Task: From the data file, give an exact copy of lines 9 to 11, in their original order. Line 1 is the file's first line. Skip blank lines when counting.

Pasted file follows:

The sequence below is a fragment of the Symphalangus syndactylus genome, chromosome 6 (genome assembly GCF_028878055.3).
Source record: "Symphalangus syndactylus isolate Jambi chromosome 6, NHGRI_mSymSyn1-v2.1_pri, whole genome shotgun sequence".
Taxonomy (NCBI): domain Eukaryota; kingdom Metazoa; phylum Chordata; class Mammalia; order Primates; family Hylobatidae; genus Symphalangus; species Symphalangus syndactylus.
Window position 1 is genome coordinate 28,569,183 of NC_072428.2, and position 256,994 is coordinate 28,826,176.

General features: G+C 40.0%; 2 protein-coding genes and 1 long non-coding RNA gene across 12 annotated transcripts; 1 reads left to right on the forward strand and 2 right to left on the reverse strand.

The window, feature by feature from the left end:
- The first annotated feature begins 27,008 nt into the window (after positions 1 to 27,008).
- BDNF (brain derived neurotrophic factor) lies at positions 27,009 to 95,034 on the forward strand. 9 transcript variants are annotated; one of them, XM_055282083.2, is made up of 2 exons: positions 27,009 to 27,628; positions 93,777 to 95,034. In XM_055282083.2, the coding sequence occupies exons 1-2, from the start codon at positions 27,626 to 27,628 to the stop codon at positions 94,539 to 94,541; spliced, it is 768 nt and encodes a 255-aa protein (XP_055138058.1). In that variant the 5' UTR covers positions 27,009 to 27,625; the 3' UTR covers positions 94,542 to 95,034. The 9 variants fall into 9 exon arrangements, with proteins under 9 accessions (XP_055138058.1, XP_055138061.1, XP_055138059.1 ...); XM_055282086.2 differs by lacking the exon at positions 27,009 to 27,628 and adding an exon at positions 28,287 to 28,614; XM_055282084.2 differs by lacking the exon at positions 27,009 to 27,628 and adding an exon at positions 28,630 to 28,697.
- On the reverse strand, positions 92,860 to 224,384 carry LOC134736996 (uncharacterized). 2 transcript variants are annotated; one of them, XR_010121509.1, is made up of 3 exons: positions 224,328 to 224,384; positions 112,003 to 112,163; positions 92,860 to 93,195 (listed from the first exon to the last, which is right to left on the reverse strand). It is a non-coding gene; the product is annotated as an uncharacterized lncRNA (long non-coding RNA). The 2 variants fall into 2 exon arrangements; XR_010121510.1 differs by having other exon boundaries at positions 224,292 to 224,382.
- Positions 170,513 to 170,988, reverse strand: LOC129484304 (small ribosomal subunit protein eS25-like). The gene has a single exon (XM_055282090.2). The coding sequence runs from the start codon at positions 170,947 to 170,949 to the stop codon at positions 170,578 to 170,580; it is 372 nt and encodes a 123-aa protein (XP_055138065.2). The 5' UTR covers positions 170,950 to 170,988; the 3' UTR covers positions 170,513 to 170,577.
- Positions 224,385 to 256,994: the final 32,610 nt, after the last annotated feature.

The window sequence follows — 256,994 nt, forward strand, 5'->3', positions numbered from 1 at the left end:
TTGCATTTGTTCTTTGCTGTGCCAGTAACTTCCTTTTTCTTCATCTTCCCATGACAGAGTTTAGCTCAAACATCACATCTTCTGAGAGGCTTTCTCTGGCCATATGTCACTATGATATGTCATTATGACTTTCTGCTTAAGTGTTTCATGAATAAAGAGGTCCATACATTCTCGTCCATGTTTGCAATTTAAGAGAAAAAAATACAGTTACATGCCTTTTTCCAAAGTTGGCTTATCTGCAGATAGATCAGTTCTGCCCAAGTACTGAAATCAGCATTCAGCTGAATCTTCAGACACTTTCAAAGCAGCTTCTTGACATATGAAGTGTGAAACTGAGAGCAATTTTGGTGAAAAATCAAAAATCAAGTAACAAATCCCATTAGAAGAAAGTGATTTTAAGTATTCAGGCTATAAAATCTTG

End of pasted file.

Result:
- On the reverse strand, positions 92,860 to 224,384 carry LOC134736996 (uncharacterized). 2 transcript variants are annotated; one of them, XR_010121509.1, is made up of 3 exons: positions 224,328 to 224,384; positions 112,003 to 112,163; positions 92,860 to 93,195 (listed from the first exon to the last, which is right to left on the reverse strand). It is a non-coding gene; the product is annotated as an uncharacterized lncRNA (long non-coding RNA). The 2 variants fall into 2 exon arrangements; XR_010121510.1 differs by having other exon boundaries at positions 224,292 to 224,382.
- Positions 170,513 to 170,988, reverse strand: LOC129484304 (small ribosomal subunit protein eS25-like). The gene has a single exon (XM_055282090.2). The coding sequence runs from the start codon at positions 170,947 to 170,949 to the stop codon at positions 170,578 to 170,580; it is 372 nt and encodes a 123-aa protein (XP_055138065.2). The 5' UTR covers positions 170,950 to 170,988; the 3' UTR covers positions 170,513 to 170,577.
- Positions 224,385 to 256,994: the final 32,610 nt, after the last annotated feature.